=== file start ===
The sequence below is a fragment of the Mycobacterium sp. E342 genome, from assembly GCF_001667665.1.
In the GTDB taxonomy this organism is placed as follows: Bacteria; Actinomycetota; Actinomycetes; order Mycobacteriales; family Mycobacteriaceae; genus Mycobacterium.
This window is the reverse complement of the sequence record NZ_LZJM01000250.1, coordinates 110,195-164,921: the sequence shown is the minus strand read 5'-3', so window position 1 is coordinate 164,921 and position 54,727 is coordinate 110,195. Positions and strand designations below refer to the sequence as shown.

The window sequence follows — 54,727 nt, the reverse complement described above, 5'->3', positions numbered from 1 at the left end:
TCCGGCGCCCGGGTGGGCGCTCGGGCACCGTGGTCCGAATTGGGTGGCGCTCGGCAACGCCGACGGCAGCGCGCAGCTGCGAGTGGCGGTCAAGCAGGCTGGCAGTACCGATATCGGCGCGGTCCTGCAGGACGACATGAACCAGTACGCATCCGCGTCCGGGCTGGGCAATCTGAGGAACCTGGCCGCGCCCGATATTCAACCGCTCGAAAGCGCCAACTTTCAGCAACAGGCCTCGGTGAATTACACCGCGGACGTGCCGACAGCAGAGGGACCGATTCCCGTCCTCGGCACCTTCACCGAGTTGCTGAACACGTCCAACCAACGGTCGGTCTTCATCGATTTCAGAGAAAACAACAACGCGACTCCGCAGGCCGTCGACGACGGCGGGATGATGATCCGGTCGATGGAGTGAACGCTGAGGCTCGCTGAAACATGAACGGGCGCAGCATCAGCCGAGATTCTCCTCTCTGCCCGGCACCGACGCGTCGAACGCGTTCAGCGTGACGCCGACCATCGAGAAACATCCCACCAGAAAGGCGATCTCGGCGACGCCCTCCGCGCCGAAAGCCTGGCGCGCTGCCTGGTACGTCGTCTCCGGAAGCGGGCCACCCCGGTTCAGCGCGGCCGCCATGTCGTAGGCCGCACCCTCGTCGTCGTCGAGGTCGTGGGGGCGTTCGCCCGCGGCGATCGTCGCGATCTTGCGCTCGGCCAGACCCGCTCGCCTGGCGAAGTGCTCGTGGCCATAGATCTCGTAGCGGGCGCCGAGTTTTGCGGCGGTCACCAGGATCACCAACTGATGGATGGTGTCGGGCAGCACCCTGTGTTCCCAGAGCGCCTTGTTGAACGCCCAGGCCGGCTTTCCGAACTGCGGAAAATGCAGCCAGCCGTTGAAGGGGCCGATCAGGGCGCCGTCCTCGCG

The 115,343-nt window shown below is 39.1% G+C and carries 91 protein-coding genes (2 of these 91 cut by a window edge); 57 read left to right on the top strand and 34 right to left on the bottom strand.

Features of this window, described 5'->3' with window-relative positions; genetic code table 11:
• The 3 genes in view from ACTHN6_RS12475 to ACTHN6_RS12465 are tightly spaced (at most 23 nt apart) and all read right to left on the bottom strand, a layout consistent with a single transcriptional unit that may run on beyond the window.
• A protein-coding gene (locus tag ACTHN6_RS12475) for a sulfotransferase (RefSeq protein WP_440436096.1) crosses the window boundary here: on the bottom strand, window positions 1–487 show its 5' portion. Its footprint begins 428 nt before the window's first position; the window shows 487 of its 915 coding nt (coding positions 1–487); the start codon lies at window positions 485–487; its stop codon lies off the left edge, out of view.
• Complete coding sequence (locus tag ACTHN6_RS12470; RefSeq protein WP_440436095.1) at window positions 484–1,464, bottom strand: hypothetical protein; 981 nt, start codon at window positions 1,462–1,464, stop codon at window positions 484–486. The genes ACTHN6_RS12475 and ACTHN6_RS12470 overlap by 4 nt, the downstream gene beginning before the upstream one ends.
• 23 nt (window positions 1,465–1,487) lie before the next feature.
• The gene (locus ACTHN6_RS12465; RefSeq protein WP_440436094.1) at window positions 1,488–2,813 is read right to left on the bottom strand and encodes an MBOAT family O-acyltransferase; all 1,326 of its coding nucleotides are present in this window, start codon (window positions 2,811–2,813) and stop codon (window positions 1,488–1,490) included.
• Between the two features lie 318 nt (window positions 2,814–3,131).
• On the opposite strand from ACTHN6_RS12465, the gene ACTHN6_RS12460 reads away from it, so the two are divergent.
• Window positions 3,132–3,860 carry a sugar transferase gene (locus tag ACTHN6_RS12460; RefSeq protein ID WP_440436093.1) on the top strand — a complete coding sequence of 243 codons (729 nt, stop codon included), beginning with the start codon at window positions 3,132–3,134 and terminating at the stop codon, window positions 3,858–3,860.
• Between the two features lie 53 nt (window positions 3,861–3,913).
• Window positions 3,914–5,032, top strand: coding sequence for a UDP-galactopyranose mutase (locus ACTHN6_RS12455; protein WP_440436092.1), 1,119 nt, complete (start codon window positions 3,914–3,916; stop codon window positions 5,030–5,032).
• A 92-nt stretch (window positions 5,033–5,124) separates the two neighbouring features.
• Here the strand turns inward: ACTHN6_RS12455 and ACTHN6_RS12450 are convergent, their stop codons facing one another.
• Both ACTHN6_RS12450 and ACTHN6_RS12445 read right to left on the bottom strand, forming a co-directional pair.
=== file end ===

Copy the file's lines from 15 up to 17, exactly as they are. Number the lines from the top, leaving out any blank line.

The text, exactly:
• Window positions 3,132–3,860 carry a sugar transferase gene (locus tag ACTHN6_RS12460; RefSeq protein ID WP_440436093.1) on the top strand — a complete coding sequence of 243 codons (729 nt, stop codon included), beginning with the start codon at window positions 3,132–3,134 and terminating at the stop codon, window positions 3,858–3,860.
• Between the two features lie 53 nt (window positions 3,861–3,913).
• Window positions 3,914–5,032, top strand: coding sequence for a UDP-galactopyranose mutase (locus ACTHN6_RS12455; protein WP_440436092.1), 1,119 nt, complete (start codon window positions 3,914–3,916; stop codon window positions 5,030–5,032).